“Cancelled? How?” Andy asked through a mouthful of donut dust.
Lana, his producer, swatted at a mosquito. “Look Andy. I don’t make these decisions. But you had to know…I mean the ratings were dismal.” She took a step back. “And what are you doing? We’re in the Everglades.”
Alligator Andy took a look around. At his crew rolling up cords, packing up the van with that same low energy gusto that had been their trademark for the past five years. Of course he knew it was the Everglades. So where was his air-conditioned tent?
“So that’s it? We’re just….done?”
“Sorry Andy. It’s been fun. Look, I was hoping you could hitch a ride with the crew. I gotta go see about the bubble gum girl.”
“Hitch a ride? Wait, the what?”
She was talking over her shoulder now, as good as through with him. “You know, on youtube, the girl who makes music with her bubble gum, we’re giving her a show.”
“You’re kidding me?”
“Gotta stay fresh, Andy. Look, good luck dear.”
With his producer gone and the crew at the vans, Andy nearly had a moment of clarity. The one time Flash Magazine “People to Watch” hunk took a seat on a stump, without noticing the missing button from his chamois shirt. The late morning sun blasted through the cover of trees. He wouldn’t miss the heat. But still, replaced by the bubble gum girl?
Just as well, he supposed, taking inventory of his pudge. Sure, he’d annexed a new hole in his belt, but he still had the chops, that million dollar smile that shined a hole through those glossies. On his phone, he scrolled down to Chet, his agent. At least now he could lose the ridiculous accent, the one that was one part Irish and one part Dudley Moore.
Donut crumbs fell to his boot. Andy chucked his empty soda bottle at the blue heron gazing over the water. The bird took flight with a majestic grace that went unnoticed by the sulking star.
He noticed the six foot reptile watching him from no less than twenty feet away.
“What do you want?”
The alligator yawned, revealing empty gums. Her teeth had been extracted for filming, although the suckers kept growing back.
“We’re done, Sal,” he said, standing up. He shuffled over to the edge of the swamp. “Maybe now you’ll have to earn a living.” He put a boot on the gator’s nose. Sal’s tail flapped in the water.
“Save it for the cameras, show off.”
The alligator spun over, revealing its white belly, then back to her feet.
“Look, you’re not still sore about that wrestling scene, are you? Man, we had some great times, huh?”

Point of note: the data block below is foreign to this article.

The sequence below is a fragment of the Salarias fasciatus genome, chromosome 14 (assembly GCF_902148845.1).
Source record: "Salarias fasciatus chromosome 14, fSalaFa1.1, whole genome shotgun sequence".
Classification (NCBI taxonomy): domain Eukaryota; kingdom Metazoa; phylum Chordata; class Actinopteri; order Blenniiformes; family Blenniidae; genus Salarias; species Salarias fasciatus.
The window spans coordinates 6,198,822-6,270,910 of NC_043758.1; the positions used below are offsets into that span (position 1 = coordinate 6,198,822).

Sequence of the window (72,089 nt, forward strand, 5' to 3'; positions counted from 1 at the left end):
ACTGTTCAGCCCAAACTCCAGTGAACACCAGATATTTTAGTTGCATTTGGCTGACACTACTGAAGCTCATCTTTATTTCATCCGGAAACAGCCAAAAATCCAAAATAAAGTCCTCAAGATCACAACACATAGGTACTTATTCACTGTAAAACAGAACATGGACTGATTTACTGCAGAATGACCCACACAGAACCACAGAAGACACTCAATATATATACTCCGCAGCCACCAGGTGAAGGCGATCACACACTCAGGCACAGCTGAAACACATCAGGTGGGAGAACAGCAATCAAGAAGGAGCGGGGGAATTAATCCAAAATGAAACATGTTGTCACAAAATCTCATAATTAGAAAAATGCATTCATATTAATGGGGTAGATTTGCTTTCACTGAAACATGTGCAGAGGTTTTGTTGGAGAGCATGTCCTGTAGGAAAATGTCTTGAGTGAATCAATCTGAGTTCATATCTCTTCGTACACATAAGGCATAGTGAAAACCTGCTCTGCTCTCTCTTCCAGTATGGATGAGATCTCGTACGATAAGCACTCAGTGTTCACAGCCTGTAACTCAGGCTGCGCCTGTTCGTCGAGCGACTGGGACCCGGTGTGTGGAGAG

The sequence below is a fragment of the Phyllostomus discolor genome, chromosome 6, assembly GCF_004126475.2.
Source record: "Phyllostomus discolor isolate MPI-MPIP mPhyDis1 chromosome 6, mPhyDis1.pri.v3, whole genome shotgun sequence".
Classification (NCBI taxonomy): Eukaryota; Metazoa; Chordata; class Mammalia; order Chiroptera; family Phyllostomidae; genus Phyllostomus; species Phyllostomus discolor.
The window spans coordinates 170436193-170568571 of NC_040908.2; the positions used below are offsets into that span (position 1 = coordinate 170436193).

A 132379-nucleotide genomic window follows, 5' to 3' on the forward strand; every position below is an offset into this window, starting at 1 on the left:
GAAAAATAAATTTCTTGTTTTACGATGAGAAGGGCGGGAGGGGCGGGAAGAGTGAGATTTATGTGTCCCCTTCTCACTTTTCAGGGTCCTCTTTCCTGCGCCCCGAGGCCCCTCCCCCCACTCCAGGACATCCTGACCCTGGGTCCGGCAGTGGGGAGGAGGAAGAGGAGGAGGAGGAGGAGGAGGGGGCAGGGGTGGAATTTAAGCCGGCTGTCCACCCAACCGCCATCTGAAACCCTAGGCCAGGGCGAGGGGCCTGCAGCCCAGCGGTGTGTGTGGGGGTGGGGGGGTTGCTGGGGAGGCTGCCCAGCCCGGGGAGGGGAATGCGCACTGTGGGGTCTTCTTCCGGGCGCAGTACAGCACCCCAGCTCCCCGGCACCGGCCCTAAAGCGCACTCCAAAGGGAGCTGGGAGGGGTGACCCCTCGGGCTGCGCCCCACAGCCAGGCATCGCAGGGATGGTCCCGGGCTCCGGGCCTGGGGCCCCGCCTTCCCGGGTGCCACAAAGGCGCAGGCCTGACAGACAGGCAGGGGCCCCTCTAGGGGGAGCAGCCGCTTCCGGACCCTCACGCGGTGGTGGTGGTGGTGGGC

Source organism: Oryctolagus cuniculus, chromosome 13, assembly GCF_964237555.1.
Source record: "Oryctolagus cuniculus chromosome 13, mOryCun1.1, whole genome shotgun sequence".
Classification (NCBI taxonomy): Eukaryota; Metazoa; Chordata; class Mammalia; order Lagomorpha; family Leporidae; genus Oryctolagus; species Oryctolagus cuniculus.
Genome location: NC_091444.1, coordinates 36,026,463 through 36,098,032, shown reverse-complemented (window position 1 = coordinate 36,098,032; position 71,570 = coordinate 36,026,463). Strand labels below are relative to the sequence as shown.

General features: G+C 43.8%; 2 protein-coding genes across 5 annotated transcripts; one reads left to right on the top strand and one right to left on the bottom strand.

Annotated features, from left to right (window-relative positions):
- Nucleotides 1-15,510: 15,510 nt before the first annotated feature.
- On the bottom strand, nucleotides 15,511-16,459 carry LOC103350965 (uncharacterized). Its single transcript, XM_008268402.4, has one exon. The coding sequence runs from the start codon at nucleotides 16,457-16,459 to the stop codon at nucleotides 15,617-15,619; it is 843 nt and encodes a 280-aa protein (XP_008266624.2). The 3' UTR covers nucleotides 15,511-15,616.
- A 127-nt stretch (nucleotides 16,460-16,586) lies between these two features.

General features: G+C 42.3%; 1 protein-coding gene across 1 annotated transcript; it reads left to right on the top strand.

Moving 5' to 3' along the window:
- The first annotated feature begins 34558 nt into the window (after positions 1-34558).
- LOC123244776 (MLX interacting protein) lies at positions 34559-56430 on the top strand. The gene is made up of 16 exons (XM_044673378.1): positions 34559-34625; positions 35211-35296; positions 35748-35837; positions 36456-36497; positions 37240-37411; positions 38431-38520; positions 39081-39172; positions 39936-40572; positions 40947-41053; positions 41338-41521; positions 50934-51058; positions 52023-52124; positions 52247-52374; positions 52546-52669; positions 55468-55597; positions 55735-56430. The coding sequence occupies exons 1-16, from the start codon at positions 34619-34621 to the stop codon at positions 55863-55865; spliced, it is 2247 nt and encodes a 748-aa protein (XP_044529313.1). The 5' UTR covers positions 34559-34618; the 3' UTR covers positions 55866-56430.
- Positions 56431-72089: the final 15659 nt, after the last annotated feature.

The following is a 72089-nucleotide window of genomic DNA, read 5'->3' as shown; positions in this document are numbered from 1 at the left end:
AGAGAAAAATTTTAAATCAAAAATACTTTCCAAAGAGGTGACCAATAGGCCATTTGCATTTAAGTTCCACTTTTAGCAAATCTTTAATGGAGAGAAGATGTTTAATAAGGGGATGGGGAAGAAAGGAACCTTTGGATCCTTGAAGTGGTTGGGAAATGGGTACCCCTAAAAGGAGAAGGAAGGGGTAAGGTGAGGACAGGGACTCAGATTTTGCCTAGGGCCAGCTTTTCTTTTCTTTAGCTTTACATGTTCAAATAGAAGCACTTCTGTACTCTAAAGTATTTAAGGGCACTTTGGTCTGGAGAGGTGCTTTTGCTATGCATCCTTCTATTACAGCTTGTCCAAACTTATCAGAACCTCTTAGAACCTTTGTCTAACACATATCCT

Andy heard the vans rumbling up the road, and it was then he realized that both of his rides were gone. Amazing, he chuckled, how quickly he turned into an afterthought. It was also around the time that he noticed another set of eyes on him.
“Easy there,” said the man known as Alligator Andy. The truth being that Sal was a thirty-five-year-old teddy bear the producers had found in a zoo off of I95, caged off in this small part of the Everglades. But there were no other gators in the cage. That is, if there still was a cage.
Andy’s heart woke up. The soda bottle bobbed in the water with the eyeballs. Two sets now, he saw clear as day. The sun, a ball of fire overhead, pressed down on Andy’s bald spot. He jumped as Sal’s tail swished again, with a strength he hadn’t witness in any of the four seasons of manufactured wilderness.
He backed away slowly, as the prehistoric hides emerged from the ripples in the water, gently as though part of the swamp. Two, then three, five or six humps in the murk. He turned to find two more blocking his way. Wiping the donut filling, his phone buzzed at his hip. Andy took his phone. With a wobbly hand he put it to his ear.
“Andy, Chet here. Good news. I got you that part for MicroDX, that erectile…Andy?”
The phone fell into the marsh. Eight alligators, glistening and hungry–seven with a full set of teeth, surrounded the washed up actor. One last live studio audience.
Andy’s last thought, besides how his urine actually felt cool on his thigh in comparison to the Florida heat, was how well this scene would have played out on the season finale of Alligator Andy.